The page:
If Senators Shelley Moore Capito, R-W.Va., and Amy Klobuchar, D-Minn., have their way, any broadband company that wants to use federal money to provide service in rural areas must be screened very carefully.

Both senators are members of the Commerce, Science, and Transportation Committee, and on Wednesday reintroduced the Rural Broadband Protection Act (S.275), which would require a more thorough vetting and verification process for internet service providers seeking to participate in the Federal Communications Commission’s (FCC) high-cost programs.

Capito said the bill would provide safeguards to high-cost programs by ensuring that funding goes to companies with both a proven track record of success and have demonstrated sound judgment in deploying in hard-to-serve areas.

“From online business startups to digital learning and telemedicine, broadband access is critical to the strength of our economy and our communities,” Capito said in announcing the bill. “That’s why I’ve made bridging the digital divide one of my top priorities in Congress.”

Capito said the legislation “expands on my broadband efforts, and is a product of many discussions I’ve had with small rural service providers and local leaders in my state.”

“These discussions made it abundantly clear the FCC needs congressional direction to ensure taxpayer money is being used properly to fund broadband deployment in rural areas,” she said. “By verifying that providers can actually deliver on the promises made to bring high-speed internet to specific areas, we can maximize the influx of broadband dollars coming to West Virginia and move closer toward our goal of closing the digital divide in communities of all sizes across our state. West Virginians keep their word, but it’s time internet service providers do the same.”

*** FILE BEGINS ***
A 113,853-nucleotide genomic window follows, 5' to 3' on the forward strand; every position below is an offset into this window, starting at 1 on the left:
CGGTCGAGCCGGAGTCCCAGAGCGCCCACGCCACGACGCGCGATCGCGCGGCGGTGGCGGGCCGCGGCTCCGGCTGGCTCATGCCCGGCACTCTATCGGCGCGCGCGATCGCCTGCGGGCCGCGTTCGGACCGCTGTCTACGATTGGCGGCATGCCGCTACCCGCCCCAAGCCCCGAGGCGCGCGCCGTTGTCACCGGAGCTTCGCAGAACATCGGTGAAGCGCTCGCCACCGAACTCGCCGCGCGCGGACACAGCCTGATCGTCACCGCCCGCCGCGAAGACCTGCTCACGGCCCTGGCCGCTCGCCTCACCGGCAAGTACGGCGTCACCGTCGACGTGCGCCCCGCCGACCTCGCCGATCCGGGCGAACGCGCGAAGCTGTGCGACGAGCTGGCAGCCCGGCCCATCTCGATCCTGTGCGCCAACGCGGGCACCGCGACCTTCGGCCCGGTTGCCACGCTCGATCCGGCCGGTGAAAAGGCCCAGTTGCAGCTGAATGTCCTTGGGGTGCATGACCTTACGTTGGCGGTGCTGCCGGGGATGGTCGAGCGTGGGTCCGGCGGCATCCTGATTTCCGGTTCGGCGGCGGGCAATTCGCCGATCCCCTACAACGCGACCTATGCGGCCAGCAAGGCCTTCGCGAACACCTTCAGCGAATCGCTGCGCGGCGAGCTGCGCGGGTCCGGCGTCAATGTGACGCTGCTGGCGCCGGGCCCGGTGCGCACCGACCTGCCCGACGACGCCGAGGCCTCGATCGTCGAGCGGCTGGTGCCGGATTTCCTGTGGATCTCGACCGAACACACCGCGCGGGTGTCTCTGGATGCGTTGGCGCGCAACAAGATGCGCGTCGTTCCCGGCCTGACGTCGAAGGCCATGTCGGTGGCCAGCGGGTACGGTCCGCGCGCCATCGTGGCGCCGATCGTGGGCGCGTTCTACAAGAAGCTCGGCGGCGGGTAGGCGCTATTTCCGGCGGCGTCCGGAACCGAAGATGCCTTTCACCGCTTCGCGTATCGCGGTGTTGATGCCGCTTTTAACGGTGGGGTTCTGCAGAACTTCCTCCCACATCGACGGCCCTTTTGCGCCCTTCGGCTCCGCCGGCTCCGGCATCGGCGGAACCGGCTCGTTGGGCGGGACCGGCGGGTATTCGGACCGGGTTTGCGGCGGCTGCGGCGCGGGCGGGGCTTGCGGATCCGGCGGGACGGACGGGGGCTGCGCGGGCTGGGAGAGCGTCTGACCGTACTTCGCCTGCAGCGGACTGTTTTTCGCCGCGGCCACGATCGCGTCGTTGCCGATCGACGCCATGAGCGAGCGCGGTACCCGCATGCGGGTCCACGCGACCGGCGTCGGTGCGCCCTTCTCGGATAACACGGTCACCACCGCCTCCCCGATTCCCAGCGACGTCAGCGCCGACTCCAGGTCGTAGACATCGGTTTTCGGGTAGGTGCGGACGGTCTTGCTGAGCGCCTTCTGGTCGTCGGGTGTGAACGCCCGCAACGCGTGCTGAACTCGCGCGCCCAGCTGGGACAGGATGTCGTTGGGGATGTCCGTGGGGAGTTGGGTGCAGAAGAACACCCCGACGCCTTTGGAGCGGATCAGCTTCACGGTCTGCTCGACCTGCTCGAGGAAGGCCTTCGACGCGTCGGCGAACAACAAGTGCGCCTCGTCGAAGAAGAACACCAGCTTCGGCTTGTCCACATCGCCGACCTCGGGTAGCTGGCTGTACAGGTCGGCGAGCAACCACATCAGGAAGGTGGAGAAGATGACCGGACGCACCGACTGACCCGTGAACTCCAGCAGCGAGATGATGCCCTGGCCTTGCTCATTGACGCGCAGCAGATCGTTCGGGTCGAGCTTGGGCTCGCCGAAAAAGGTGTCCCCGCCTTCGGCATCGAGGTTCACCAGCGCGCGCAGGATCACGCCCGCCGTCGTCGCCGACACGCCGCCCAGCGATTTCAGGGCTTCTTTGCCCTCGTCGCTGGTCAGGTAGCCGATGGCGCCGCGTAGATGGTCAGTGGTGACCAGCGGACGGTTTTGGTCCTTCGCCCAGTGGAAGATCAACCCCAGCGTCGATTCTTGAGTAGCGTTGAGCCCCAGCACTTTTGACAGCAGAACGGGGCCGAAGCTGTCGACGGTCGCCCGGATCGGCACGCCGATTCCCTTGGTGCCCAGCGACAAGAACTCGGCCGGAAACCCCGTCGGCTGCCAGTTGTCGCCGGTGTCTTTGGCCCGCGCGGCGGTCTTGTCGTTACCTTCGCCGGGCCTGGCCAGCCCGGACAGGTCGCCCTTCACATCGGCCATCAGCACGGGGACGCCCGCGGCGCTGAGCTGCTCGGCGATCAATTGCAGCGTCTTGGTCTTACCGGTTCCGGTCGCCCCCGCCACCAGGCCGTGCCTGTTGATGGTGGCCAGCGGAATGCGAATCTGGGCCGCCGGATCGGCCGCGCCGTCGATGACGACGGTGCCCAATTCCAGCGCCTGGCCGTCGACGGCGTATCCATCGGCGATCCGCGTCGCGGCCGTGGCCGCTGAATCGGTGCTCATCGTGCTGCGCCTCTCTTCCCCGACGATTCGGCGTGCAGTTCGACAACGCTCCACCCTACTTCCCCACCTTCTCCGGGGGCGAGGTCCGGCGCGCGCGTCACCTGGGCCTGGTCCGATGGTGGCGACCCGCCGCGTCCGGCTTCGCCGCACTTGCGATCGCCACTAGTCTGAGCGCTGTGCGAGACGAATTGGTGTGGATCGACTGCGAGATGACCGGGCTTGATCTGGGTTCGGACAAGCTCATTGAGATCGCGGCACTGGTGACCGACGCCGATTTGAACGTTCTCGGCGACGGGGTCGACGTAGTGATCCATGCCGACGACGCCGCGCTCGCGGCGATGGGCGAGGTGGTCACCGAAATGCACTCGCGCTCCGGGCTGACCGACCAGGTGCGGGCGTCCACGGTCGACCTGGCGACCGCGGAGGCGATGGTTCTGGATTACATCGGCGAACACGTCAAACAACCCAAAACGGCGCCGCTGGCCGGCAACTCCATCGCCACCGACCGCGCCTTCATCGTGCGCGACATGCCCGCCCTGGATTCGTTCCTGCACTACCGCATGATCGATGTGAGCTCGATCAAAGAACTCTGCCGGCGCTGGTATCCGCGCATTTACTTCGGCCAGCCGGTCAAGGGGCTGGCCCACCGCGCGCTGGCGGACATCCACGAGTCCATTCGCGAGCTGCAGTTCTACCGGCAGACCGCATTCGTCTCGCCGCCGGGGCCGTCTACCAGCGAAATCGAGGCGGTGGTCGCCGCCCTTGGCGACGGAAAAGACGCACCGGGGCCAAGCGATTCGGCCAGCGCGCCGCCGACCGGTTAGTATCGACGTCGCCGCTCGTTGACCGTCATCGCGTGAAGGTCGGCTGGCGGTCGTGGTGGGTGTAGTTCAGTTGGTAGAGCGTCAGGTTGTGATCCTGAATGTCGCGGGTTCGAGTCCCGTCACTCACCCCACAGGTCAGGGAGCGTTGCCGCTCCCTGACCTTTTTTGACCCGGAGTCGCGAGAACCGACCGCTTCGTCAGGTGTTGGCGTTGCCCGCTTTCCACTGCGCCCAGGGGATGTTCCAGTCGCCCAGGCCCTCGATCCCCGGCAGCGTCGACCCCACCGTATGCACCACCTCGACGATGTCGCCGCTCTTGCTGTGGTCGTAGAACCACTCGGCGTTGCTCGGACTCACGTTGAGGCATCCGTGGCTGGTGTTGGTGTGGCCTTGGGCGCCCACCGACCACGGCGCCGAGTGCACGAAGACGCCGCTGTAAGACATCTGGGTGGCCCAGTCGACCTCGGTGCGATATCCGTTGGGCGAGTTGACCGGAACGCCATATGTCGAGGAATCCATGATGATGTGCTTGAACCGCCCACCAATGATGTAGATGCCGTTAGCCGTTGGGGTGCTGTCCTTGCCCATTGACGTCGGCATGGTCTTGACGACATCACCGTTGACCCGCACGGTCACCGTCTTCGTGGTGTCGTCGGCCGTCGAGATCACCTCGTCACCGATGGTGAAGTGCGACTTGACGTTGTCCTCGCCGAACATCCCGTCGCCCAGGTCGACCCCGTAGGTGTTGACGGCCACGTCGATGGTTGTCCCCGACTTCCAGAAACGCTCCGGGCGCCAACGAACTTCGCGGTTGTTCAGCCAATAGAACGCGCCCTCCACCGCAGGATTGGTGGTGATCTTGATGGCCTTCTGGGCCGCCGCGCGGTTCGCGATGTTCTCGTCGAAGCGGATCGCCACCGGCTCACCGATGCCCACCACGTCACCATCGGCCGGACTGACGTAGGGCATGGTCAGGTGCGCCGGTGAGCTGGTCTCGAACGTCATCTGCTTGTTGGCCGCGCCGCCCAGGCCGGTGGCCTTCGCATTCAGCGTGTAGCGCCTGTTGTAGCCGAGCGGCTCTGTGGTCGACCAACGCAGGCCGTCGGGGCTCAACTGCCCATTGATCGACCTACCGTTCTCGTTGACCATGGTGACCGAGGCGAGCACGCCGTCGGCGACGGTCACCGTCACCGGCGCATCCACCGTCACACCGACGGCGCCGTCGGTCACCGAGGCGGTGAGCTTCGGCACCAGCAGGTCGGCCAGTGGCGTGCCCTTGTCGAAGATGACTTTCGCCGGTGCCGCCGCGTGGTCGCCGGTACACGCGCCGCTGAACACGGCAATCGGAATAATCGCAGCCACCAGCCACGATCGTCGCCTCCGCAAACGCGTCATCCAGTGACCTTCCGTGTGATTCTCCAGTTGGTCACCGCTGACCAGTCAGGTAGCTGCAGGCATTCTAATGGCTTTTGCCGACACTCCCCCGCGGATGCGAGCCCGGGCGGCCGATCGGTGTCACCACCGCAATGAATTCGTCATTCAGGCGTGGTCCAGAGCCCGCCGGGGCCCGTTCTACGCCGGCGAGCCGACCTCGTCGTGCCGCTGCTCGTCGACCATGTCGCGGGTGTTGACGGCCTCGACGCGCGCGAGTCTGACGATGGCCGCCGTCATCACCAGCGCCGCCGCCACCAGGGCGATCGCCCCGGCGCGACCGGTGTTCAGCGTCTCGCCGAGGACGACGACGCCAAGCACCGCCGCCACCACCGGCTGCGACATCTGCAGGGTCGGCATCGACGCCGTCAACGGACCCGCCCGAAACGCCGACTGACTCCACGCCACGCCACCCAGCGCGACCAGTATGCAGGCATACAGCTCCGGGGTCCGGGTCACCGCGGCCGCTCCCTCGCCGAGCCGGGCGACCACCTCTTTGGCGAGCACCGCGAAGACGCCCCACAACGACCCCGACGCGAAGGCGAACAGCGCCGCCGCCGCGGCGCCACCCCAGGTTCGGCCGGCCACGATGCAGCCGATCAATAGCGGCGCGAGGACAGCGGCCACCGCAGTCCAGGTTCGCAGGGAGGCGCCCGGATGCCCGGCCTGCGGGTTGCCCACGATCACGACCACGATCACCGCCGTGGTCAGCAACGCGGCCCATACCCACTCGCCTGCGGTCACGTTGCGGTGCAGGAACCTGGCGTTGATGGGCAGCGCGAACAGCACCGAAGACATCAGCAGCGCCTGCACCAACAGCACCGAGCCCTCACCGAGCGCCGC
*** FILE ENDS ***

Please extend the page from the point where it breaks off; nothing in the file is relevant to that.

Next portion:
“In 2023, we should be able to bring high-speed internet to every community in our country, regardless of their zip code,” Klobuchar said in a statement about the bill. “This bipartisan legislation will help Americans connect to work, school, health care and business opportunities by ensuring the companies that apply for federal funding to build out broadband infrastructure can get the job done. As co-chair of the Senate Broadband Caucus, I’ll keep fighting to close the digital divide and ensure families across our state can reliably access the high-speed internet they need.”

The FCC’’s high-cost programs provide funding to broadband carriers to provide service to rural areas that have historically been difficult to reach and are often located in areas where companies cannot recoup the money they spend on deploying network infrastructure and providing connectivity.

Capito said that after a series of reform orders that began in 2011, the FCC is modernizing the high-cost program to support broadband to ensure that all people in America – no matter where they live – have access to “robust, affordable connectivity to fully participate in today’s society.”

This modernized program is called the Connect America Fund, and it consists of a series of new funds that rely on incentive-based models and competitive bidding to award carriers a set amount of support to build out broadband to a defined number of locations in unserved and underserved areas.